Life in the sea is not always easy to see and appreciate. One way to get close to some fascinating creatures in their natural habitat is by exploring the rock pools that can be found around coastlines at low tide.
Firstly, remember that the sea is very powerful and unpredictable. Make sure the tide is low, and never stay out too long – the tide can come in quicker than you realise!
Find some shallow pools close to the sea and start exploring. Try looking under rocks, moving seaweed around, or simply sitting still and watching the pool to see whether anything moves. With enough patience and attention, you’ll be rewarded with some surprising finds.
Notice something moving? Try to catch it with your bucket or net to get a closer look. Very gently, manoeuvre your bucket or the net around the rock pool until you can scoop the animal up. Don’t be too forceful – you don’t want to hurt it! Remember, these animals live in seawater, so make sure there is some in your bucket ready for your finds.
There are lots of different types of crab to be found in our waters, including hermit crabs (in a large conical shell), shore crabs (small and dusky orange), velvet crabs (dark shells covered in spiny hair) and even spider crabs (large, orange, spiny crabs with very long legs).
To tell whether a crab is male or female, hold it very gently by the sides of its shell, and look at its belly – there is a triangle shape underneath. The sides of the triangle on the female bulge out, so it looks more like a semi-circle, but the male’s curve in, more like a pyramid.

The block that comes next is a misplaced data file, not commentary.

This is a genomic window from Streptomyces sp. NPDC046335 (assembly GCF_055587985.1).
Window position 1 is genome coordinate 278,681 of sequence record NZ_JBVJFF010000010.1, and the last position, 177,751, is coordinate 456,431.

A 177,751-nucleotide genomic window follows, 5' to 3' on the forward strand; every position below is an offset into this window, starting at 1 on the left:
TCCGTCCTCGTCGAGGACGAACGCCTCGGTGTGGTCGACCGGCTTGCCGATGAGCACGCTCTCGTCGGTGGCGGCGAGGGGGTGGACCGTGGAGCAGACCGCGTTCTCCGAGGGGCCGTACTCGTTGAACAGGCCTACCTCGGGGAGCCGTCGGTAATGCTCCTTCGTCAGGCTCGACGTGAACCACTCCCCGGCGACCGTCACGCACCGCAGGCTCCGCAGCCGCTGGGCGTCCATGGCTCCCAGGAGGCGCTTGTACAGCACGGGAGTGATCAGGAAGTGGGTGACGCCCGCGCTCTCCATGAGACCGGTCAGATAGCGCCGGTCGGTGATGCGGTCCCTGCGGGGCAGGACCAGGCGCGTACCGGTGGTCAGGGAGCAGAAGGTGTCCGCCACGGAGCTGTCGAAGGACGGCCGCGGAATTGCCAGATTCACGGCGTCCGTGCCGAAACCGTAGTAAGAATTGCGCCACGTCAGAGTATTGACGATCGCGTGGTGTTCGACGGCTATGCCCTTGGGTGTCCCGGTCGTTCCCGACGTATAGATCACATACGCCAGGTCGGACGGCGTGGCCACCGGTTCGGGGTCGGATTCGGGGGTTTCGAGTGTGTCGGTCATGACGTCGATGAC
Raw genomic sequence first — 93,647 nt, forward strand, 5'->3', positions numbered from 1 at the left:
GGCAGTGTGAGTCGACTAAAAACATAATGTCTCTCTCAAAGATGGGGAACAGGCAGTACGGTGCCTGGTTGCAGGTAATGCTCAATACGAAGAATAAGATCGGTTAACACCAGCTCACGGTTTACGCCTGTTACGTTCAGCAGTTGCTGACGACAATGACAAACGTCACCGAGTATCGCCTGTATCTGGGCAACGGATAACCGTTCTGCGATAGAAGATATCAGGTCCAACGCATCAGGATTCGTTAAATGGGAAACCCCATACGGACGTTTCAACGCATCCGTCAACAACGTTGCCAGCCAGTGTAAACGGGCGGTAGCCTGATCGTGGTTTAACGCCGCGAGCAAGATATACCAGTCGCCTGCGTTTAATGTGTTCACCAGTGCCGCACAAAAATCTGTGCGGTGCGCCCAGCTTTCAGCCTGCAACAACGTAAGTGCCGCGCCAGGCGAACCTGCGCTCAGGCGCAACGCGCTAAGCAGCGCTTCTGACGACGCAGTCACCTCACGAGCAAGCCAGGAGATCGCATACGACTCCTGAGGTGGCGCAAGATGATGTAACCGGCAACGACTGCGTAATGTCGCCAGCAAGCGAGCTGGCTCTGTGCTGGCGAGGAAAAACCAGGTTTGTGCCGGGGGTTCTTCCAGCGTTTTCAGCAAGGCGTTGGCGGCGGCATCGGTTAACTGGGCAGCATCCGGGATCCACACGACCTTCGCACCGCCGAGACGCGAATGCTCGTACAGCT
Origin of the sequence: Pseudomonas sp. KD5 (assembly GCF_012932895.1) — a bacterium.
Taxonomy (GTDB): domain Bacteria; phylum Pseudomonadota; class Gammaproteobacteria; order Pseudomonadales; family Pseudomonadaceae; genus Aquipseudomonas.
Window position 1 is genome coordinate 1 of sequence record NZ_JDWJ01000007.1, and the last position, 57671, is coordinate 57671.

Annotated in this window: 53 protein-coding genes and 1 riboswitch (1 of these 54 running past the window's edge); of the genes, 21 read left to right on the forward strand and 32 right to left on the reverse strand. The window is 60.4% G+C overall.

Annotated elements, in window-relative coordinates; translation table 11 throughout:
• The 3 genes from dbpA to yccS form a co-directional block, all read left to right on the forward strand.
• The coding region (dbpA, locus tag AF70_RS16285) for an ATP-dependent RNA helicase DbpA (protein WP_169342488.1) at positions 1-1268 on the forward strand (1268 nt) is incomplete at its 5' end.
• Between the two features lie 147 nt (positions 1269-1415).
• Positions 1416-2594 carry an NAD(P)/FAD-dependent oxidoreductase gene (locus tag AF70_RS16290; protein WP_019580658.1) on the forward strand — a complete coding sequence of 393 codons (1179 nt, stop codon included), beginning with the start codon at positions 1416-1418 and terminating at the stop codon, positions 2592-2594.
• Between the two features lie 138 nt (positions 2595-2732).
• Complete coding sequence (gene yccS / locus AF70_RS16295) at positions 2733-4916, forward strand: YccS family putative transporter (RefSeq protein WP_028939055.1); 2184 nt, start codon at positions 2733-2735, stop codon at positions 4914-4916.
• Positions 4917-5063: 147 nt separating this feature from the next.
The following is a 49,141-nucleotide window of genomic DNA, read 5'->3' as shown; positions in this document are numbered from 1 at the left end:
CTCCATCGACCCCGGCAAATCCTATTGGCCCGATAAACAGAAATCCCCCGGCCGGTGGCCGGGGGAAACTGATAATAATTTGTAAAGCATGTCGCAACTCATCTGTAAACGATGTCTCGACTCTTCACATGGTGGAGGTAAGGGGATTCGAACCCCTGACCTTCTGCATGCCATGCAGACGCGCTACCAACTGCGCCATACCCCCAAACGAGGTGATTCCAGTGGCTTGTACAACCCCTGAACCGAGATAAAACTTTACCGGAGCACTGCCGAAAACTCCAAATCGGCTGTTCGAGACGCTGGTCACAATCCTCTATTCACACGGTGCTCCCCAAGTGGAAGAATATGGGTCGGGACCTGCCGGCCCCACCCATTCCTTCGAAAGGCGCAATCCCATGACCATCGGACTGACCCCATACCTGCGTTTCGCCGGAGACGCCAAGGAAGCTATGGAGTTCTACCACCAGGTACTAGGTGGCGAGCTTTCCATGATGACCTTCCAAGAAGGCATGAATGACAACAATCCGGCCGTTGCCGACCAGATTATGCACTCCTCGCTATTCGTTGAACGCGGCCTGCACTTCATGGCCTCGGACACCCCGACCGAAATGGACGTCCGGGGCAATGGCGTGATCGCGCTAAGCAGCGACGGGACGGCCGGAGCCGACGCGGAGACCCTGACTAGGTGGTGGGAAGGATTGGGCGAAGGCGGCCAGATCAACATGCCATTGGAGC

Starfish eat shellfish, such as mussels, by slowly prising open their shells. Can you see a starfish that looks as though it’s standing on tiptoes, in the shape of a wigwam?
That is how they look when they eat!
Sea anemones attach themselves to the rocks to avoid getting washed away by currents and waves. Beadlet anemones have tiny blue blobs around the bottom of their tentacles!
If you find one with its tentacles out, you can try to touch them. Can you feel them stick to you? They are trying to sting you, but their stings are too weak.
Beware of shrimps’ tricks – they move very quickly, and often swim backwards when you least expect it.
Most of the little fish you find in rock pools are gobies or blennies. If you’re lucky, you can spot a pipefish – it looks like a swimming shoelace and is related to the seahorse.
Although they may seem to be fixed to the rock, limpets actually move around to graze on algae. They return to the same spot by following the mucus trail that they leave behind.
Barnacles are tiny crustaceans that attach to the rocks and feed with a tiny leg that pokes out of the top of the shell. If you see some under the water, look very closely – you may be able to see this leg fanning through the water. This is the barnacle feeding on microscopic plankton.
These are rays’ eggs! They may have a baby ray inside – hold it up to the light and you will be able to see it wriggling.
Make sure you put the animals back after a short time, in the same place you found them. Be careful when handling things, and ask an adult to help you.
Send your rock-pooling photos to firstname.lastname@example.org
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